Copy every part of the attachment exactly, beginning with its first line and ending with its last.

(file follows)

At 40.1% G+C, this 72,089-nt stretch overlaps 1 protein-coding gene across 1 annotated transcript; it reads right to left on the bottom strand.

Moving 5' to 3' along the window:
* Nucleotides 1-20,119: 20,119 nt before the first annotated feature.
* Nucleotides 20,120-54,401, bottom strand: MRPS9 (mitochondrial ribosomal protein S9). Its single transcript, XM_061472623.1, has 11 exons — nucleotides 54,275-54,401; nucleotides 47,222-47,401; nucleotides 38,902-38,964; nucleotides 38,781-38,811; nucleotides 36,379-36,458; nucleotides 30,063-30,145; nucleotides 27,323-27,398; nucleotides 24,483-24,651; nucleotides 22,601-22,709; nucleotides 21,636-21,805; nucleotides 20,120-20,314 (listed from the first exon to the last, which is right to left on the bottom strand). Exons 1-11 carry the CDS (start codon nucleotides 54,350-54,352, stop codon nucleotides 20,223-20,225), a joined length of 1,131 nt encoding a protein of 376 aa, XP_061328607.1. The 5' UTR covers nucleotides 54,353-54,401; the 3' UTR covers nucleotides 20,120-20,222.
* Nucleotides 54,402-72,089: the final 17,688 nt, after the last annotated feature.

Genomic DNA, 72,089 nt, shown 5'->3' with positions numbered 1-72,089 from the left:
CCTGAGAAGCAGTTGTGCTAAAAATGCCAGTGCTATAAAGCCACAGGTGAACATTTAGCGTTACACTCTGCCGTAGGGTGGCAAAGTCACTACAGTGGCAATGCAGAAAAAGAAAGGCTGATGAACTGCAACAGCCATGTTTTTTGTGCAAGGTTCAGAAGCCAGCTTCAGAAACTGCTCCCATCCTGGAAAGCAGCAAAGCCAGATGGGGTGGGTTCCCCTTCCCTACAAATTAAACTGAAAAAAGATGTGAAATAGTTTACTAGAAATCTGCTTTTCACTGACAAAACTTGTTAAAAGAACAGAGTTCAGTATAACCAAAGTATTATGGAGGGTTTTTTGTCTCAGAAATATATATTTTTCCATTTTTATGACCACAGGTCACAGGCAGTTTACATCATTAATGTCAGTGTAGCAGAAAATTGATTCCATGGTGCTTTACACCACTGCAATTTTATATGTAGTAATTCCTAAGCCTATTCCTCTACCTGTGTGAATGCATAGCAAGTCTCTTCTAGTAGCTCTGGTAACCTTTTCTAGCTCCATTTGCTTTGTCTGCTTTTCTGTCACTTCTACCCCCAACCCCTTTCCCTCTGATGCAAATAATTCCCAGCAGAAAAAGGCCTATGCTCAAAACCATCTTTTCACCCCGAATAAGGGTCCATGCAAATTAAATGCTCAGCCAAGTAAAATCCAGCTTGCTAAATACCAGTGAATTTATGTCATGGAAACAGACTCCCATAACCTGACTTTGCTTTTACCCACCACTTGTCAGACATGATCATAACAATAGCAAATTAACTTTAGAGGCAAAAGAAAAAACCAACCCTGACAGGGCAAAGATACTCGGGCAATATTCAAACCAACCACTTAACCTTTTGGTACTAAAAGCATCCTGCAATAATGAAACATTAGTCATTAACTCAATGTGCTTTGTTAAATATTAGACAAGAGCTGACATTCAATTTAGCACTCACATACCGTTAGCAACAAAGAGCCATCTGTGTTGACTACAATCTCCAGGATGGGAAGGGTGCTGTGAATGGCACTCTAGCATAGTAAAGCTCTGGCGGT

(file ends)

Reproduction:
At 40.1% G+C, this 72,089-nt stretch overlaps 1 protein-coding gene across 1 annotated transcript; it reads right to left on the bottom strand.

Moving 5' to 3' along the window:
* Nucleotides 1-20,119: 20,119 nt before the first annotated feature.
* Nucleotides 20,120-54,401, bottom strand: MRPS9 (mitochondrial ribosomal protein S9). Its single transcript, XM_061472623.1, has 11 exons — nucleotides 54,275-54,401; nucleotides 47,222-47,401; nucleotides 38,902-38,964; nucleotides 38,781-38,811; nucleotides 36,379-36,458; nucleotides 30,063-30,145; nucleotides 27,323-27,398; nucleotides 24,483-24,651; nucleotides 22,601-22,709; nucleotides 21,636-21,805; nucleotides 20,120-20,314 (listed from the first exon to the last, which is right to left on the bottom strand). Exons 1-11 carry the CDS (start codon nucleotides 54,350-54,352, stop codon nucleotides 20,223-20,225), a joined length of 1,131 nt encoding a protein of 376 aa, XP_061328607.1. The 5' UTR covers nucleotides 54,353-54,401; the 3' UTR covers nucleotides 20,120-20,222.
* Nucleotides 54,402-72,089: the final 17,688 nt, after the last annotated feature.

Genomic DNA, 72,089 nt, shown 5'->3' with positions numbered 1-72,089 from the left:
CCTGAGAAGCAGTTGTGCTAAAAATGCCAGTGCTATAAAGCCACAGGTGAACATTTAGCGTTACACTCTGCCGTAGGGTGGCAAAGTCACTACAGTGGCAATGCAGAAAAAGAAAGGCTGATGAACTGCAACAGCCATGTTTTTTGTGCAAGGTTCAGAAGCCAGCTTCAGAAACTGCTCCCATCCTGGAAAGCAGCAAAGCCAGATGGGGTGGGTTCCCCTTCCCTACAAATTAAACTGAAAAAAGATGTGAAATAGTTTACTAGAAATCTGCTTTTCACTGACAAAACTTGTTAAAAGAACAGAGTTCAGTATAACCAAAGTATTATGGAGGGTTTTTTGTCTCAGAAATATATATTTTTCCATTTTTATGACCACAGGTCACAGGCAGTTTACATCATTAATGTCAGTGTAGCAGAAAATTGATTCCATGGTGCTTTACACCACTGCAATTTTATATGTAGTAATTCCTAAGCCTATTCCTCTACCTGTGTGAATGCATAGCAAGTCTCTTCTAGTAGCTCTGGTAACCTTTTCTAGCTCCATTTGCTTTGTCTGCTTTTCTGTCACTTCTACCCCCAACCCCTTTCCCTCTGATGCAAATAATTCCCAGCAGAAAAAGGCCTATGCTCAAAACCATCTTTTCACCCCGAATAAGGGTCCATGCAAATTAAATGCTCAGCCAAGTAAAATCCAGCTTGCTAAATACCAGTGAATTTATGTCATGGAAACAGACTCCCATAACCTGACTTTGCTTTTACCCACCACTTGTCAGACATGATCATAACAATAGCAAATTAACTTTAGAGGCAAAAGAAAAAACCAACCCTGACAGGGCAAAGATACTCGGGCAATATTCAAACCAACCACTTAACCTTTTGGTACTAAAAGCATCCTGCAATAATGAAACATTAGTCATTAACTCAATGTGCTTTGTTAAATATTAGACAAGAGCTGACATTCAATTTAGCACTCACATACCGTTAGCAACAAAGAGCCATCTGTGTTGACTACAATCTCCAGGATGGGAAGGGTGCTGTGAATGGCACTCTAGCATAGTAAAGCTCTGGCGGT